We’ve all heard some pretty outrageous myths and urban legends. You know, your mom probably warned you that if you swallow chewing gum, it will remain undigested in your gut for seven years.
Or did you hear that penguins will fall on their backs trying to see airplanes flying overhead?
And, finally, you may have heard that a “good enough” network will work just fine for video, voice, and mission-critical applications.
The truth is, none of these myths is true.
And there was some major mythbusting going on yesterday during the “Debunking the Myth of the Good Enough Network” webcast.
Bob Cagnazzi, CEO of BlueWater Communications Group (Cisco Master Partner); Rob Lloyd, Cisco’s EVP of Worldwide Operations; and Mike Rau, Cisco’s VP and CTO of Borderless Networks helped to debunk the seven most misleading myths of the “good enough” network. They talked about the dreaded Single Purpose Myth, the horrific Security as a Bolt On Myth, and the scary Application and Endpoint Ignorant Myth, just to name a few.
After he debunked those myths, Mike then provided key questions for our partners to ask their customers to find out if their network is ready.
Yesterday, I blogged about the “good-enough” network. You know, it’s a network that just good enough to send out a quick email or watch a video, but not quite fast or reliable enough to do everything you need.
It may be easier to think of the good-enough network in terms of other areas of your life where good enough just doesn’t cut it.
For instance, a 19-inch tube TV is certainly good enough for watching reruns of “Magnum P.I.,” but not for watching the big game.
Or using SPF 5 sunscreen may be good enough, but SPF 30 is a way better option if you want to avoid a sunburn.
Just imagine if your customers settled for a good-enough network? It may go something like this:
What are the seven myths about the good-enough network? Read More »
It would be hard to believe that any user of technology has not faced this question at one time or another. Something stopped doing what it is supposed to do, and we’re wondering whether to raise the white flag or try to fix it. In many cases, the answer is a long way from clear-cut. Part of us wants to take a crack at it. That same part of us doesn’t want to come across as less than knowledgeable. Also, that same part of us might not want to wait for someone to come in and fix it. After all, we are very busy.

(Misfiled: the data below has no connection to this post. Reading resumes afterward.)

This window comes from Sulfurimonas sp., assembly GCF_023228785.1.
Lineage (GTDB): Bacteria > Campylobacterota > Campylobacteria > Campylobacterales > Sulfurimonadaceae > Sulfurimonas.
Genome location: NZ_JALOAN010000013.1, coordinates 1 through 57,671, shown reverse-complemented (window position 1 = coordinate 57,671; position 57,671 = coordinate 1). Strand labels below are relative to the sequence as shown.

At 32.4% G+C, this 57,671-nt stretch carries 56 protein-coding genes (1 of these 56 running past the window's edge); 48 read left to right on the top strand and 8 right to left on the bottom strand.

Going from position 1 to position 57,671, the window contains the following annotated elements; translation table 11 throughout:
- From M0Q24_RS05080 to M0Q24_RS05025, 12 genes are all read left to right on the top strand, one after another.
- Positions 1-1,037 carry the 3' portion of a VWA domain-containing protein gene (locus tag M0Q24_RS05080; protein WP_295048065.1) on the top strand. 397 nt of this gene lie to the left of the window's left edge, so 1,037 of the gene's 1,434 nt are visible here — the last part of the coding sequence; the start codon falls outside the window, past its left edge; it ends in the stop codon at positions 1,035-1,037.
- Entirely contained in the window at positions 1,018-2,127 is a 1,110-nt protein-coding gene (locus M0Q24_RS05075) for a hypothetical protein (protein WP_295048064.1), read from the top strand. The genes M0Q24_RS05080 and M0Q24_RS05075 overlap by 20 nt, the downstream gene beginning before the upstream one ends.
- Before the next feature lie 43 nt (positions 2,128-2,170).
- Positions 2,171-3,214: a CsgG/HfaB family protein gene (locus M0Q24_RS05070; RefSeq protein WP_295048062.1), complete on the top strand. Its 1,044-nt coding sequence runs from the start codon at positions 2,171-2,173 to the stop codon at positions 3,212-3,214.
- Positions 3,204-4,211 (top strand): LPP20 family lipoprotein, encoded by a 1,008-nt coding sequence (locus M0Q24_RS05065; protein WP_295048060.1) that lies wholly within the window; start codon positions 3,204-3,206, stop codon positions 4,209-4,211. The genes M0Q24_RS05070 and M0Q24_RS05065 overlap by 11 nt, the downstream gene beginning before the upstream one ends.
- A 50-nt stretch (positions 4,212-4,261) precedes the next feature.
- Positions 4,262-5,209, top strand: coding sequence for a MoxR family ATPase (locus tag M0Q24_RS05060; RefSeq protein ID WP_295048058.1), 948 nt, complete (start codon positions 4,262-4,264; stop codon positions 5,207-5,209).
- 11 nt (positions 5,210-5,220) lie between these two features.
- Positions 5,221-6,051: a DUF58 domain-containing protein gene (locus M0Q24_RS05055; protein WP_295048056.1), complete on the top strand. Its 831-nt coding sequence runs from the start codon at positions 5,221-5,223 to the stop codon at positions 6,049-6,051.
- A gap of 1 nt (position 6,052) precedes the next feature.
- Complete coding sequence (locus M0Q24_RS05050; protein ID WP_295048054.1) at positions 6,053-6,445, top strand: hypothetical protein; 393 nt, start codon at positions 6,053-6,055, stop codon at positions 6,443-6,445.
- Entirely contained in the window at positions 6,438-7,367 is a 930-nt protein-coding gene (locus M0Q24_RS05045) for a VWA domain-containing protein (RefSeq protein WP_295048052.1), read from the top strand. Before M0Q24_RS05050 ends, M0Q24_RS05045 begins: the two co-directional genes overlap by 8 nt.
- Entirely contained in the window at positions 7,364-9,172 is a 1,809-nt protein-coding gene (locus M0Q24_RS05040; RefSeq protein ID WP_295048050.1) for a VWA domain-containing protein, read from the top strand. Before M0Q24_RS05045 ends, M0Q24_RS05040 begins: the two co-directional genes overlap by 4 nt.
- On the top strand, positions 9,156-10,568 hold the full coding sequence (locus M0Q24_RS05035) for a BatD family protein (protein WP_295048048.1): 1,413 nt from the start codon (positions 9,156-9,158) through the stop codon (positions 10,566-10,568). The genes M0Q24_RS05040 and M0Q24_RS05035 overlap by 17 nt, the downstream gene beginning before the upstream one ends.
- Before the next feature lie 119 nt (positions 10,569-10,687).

On the other hand, just as a horse can perceive a nervous rider, technology issues often have an uncanny ability to go from bad to worse when someone with just a little knowledge goes “under the hood.” But depending on your skill level, there are certain things you might be able to do in order to try to get things up and running again.
With all the interest and decisions around the products and new capabilities involved in your next IT upgrade, it’s easy to have key questions about the service plans slip through the cracks. Don’t worry. I’ve got your back. Here are a few suggestions:
Who delivers the services?
In this wild, woolly world of contracting and subcontracting, you can’t necessarily assume that the company that closes the service contract will actually be the one that fulfills that contract. This is especially true if you have facilities in multiple locations. So if subcontractors are involved, you’ll want to know who those subcontractors are, what specializations, certifications, or other qualifications they have in place, and what their customer satisfaction scores look like.
Which organization is the point of contact for engaging the services?
If more than one provider is involved, does one organization serve as the entry point for access to services, or do you have to pinball around until you find the subcontractor who maps to the specific need?